India has to be extremely vigilant and cautious, particularly about bilateral investments operated through the stock markets. Any private firm failure in the critical sectors may become subject to takeovers and can pose national security challenges. This is because unsolicited investments are difficult to track in the maize of cross-border holdings.
It is clear that the economic crisis caused by the COVID-19 outbreak will make companies vulnerable to foreign takeovers. The pandemic has led to declines in the stock values of several Indian companies. It has been reported that this opportunity may be sought to be used by big Chinese funds such as the Industrial and Commercial bank of China and the China Investment Cooperation. They are looking for investment opportunities in India.
The government has to extend all possible support to the private sector firms, especially SMEs, during the COVID-led recession. At the same time, in order to prevent foreign takeovers of firms in strategically important sectors, it is imperative for India to seek transparency of foreign investment participation in private firms. We cannot achieve this without screening foreign investments. At present, the Competition Commission of India cannot adequately address situations where investors cannot be tracked to a particular firm.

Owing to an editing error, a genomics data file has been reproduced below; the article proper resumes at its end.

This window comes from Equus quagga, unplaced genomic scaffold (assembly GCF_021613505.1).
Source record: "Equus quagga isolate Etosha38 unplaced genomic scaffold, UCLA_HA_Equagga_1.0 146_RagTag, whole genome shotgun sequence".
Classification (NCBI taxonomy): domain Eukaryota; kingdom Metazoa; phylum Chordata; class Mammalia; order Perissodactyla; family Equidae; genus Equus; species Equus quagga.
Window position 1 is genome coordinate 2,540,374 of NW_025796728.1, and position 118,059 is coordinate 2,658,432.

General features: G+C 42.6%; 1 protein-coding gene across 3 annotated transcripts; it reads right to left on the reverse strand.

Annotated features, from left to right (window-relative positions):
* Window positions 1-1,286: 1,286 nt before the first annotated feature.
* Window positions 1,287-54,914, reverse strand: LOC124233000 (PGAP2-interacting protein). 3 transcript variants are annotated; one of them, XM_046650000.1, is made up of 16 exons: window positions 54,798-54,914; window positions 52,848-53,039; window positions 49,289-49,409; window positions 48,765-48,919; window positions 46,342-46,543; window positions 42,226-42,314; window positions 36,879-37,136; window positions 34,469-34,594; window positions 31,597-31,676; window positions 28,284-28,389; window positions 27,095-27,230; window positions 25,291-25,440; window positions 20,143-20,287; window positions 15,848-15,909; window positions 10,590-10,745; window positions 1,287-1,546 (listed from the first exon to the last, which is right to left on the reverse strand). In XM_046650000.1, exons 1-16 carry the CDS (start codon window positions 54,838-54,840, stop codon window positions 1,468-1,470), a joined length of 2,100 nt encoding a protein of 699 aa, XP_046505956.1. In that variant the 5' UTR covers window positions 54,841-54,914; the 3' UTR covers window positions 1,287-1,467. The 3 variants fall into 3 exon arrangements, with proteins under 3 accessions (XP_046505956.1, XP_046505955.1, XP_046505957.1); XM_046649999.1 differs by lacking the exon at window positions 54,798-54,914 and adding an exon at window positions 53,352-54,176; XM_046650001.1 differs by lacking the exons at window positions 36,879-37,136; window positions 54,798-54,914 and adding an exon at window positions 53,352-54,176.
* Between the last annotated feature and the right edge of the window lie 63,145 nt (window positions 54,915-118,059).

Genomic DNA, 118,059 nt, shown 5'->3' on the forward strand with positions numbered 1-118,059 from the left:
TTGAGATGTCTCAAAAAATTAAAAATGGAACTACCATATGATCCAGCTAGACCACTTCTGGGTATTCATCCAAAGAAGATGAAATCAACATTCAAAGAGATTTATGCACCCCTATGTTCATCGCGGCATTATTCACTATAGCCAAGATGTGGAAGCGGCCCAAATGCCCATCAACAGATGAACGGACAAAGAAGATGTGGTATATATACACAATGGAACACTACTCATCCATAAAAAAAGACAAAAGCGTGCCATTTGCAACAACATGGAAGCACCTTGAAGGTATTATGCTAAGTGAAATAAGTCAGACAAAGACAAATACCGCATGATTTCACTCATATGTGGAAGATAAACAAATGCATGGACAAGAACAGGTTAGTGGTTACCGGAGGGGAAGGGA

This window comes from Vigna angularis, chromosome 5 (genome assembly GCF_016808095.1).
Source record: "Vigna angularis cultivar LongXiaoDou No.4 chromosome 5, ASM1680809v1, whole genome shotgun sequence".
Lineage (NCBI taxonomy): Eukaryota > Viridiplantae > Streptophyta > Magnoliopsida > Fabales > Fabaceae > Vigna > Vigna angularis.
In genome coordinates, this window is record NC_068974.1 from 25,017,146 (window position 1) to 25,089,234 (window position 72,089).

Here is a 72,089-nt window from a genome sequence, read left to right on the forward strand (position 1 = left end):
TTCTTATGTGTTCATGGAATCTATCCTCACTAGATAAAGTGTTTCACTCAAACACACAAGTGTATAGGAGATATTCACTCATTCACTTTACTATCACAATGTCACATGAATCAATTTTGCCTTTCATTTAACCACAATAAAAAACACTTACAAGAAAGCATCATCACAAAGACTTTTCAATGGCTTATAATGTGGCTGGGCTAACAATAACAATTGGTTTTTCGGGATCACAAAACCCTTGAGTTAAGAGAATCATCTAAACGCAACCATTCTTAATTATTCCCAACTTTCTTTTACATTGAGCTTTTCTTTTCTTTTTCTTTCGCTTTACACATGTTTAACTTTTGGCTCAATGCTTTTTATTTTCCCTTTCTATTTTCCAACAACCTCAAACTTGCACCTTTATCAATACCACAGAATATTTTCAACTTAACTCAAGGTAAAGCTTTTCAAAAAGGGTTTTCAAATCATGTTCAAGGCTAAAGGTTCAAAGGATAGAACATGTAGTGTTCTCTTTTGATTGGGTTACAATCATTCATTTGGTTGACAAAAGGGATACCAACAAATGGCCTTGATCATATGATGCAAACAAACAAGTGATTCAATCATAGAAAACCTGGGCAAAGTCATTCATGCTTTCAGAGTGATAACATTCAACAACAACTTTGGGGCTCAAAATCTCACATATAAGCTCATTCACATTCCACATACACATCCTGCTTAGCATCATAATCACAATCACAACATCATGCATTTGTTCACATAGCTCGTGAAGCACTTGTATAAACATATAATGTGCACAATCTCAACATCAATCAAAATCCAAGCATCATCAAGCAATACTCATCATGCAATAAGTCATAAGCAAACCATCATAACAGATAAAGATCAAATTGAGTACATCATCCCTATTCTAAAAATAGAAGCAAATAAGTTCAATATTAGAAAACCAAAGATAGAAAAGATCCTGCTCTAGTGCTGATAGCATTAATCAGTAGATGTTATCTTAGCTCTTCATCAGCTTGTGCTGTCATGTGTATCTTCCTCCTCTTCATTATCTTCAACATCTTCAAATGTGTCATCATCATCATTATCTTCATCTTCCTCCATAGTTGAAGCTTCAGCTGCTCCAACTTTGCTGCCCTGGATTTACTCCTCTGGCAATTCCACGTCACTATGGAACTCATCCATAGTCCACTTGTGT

Therefore, like many countries vetting all foreign investment deals (Australia, US, European nations, Russia, South Africa and South Korea), India should also adopt FDI screening measures. In particular, India should create a separate evaluation for all mergers and acquisitions (M&As) through the stock markets and other investment channels.